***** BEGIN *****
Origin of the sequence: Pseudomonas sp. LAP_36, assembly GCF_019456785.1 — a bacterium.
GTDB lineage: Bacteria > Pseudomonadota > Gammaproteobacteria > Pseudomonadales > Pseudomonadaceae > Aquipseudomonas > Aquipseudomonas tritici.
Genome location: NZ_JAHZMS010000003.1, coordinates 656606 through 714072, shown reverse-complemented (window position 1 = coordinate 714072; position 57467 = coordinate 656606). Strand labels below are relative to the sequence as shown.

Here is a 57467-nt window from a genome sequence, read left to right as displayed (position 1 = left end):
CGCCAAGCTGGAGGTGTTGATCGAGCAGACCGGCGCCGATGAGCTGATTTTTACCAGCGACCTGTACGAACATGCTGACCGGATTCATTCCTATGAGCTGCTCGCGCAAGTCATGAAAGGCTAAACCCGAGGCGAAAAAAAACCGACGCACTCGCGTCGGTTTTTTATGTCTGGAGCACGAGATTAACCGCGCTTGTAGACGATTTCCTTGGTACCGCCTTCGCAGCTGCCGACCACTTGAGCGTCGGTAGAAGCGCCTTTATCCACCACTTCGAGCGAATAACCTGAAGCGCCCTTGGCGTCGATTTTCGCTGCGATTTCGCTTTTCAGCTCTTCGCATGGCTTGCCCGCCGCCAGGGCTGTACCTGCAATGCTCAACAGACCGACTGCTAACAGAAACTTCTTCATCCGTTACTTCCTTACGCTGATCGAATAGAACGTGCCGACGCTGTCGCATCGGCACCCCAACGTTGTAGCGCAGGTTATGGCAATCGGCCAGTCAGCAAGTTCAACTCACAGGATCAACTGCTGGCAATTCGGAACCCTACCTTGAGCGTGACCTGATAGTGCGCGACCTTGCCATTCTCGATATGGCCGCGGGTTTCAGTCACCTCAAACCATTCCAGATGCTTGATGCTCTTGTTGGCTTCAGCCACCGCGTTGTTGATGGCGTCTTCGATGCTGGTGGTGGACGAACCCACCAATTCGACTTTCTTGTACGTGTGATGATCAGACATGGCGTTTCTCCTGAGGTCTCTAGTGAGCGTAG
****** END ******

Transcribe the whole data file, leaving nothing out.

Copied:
Origin of the sequence: Pseudomonas sp. LAP_36, assembly GCF_019456785.1 — a bacterium.
GTDB lineage: Bacteria > Pseudomonadota > Gammaproteobacteria > Pseudomonadales > Pseudomonadaceae > Aquipseudomonas > Aquipseudomonas tritici.
Genome location: NZ_JAHZMS010000003.1, coordinates 656606 through 714072, shown reverse-complemented (window position 1 = coordinate 714072; position 57467 = coordinate 656606). Strand labels below are relative to the sequence as shown.

Here is a 57467-nt window from a genome sequence, read left to right as displayed (position 1 = left end):
CGCCAAGCTGGAGGTGTTGATCGAGCAGACCGGCGCCGATGAGCTGATTTTTACCAGCGACCTGTACGAACATGCTGACCGGATTCATTCCTATGAGCTGCTCGCGCAAGTCATGAAAGGCTAAACCCGAGGCGAAAAAAAACCGACGCACTCGCGTCGGTTTTTTATGTCTGGAGCACGAGATTAACCGCGCTTGTAGACGATTTCCTTGGTACCGCCTTCGCAGCTGCCGACCACTTGAGCGTCGGTAGAAGCGCCTTTATCCACCACTTCGAGCGAATAACCTGAAGCGCCCTTGGCGTCGATTTTCGCTGCGATTTCGCTTTTCAGCTCTTCGCATGGCTTGCCCGCCGCCAGGGCTGTACCTGCAATGCTCAACAGACCGACTGCTAACAGAAACTTCTTCATCCGTTACTTCCTTACGCTGATCGAATAGAACGTGCCGACGCTGTCGCATCGGCACCCCAACGTTGTAGCGCAGGTTATGGCAATCGGCCAGTCAGCAAGTTCAACTCACAGGATCAACTGCTGGCAATTCGGAACCCTACCTTGAGCGTGACCTGATAGTGCGCGACCTTGCCATTCTCGATATGGCCGCGGGTTTCAGTCACCTCAAACCATTCCAGATGCTTGATGCTCTTGTTGGCTTCAGCCACCGCGTTGTTGATGGCGTCTTCGATGCTGGTGGTGGACGAACCCACCAATTCGACTTTCTTGTACGTGTGATGATCAGACATGGCGTTTCTCCTGAGGTCTCTAGTGAGCGTAG